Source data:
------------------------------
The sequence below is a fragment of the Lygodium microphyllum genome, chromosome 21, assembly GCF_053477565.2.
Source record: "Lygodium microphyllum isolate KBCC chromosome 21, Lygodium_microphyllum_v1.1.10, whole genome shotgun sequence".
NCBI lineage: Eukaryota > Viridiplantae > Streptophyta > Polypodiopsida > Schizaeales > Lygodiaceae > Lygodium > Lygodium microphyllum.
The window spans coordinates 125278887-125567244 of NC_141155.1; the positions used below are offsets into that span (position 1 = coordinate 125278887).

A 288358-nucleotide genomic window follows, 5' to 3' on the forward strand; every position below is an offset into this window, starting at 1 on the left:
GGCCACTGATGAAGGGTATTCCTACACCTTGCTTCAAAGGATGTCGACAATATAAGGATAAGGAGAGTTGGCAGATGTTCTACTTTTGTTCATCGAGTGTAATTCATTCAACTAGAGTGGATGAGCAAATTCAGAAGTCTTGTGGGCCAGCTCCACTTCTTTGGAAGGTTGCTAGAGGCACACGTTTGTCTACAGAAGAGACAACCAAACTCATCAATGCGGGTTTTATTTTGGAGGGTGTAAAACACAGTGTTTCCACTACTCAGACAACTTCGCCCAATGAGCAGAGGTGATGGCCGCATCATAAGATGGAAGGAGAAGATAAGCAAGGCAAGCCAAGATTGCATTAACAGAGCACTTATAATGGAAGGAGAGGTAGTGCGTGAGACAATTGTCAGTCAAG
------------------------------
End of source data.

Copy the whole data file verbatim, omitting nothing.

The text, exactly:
The sequence below is a fragment of the Lygodium microphyllum genome, chromosome 21, assembly GCF_053477565.2.
Source record: "Lygodium microphyllum isolate KBCC chromosome 21, Lygodium_microphyllum_v1.1.10, whole genome shotgun sequence".
NCBI lineage: Eukaryota > Viridiplantae > Streptophyta > Polypodiopsida > Schizaeales > Lygodiaceae > Lygodium > Lygodium microphyllum.
The window spans coordinates 125278887-125567244 of NC_141155.1; the positions used below are offsets into that span (position 1 = coordinate 125278887).

A 288358-nucleotide genomic window follows, 5' to 3' on the forward strand; every position below is an offset into this window, starting at 1 on the left:
GGCCACTGATGAAGGGTATTCCTACACCTTGCTTCAAAGGATGTCGACAATATAAGGATAAGGAGAGTTGGCAGATGTTCTACTTTTGTTCATCGAGTGTAATTCATTCAACTAGAGTGGATGAGCAAATTCAGAAGTCTTGTGGGCCAGCTCCACTTCTTTGGAAGGTTGCTAGAGGCACACGTTTGTCTACAGAAGAGACAACCAAACTCATCAATGCGGGTTTTATTTTGGAGGGTGTAAAACACAGTGTTTCCACTACTCAGACAACTTCGCCCAATGAGCAGAGGTGATGGCCGCATCATAAGATGGAAGGAGAAGATAAGCAAGGCAAGCCAAGATTGCATTAACAGAGCACTTATAATGGAAGGAGAGGTAGTGCGTGAGACAATTGTCAGTCAAG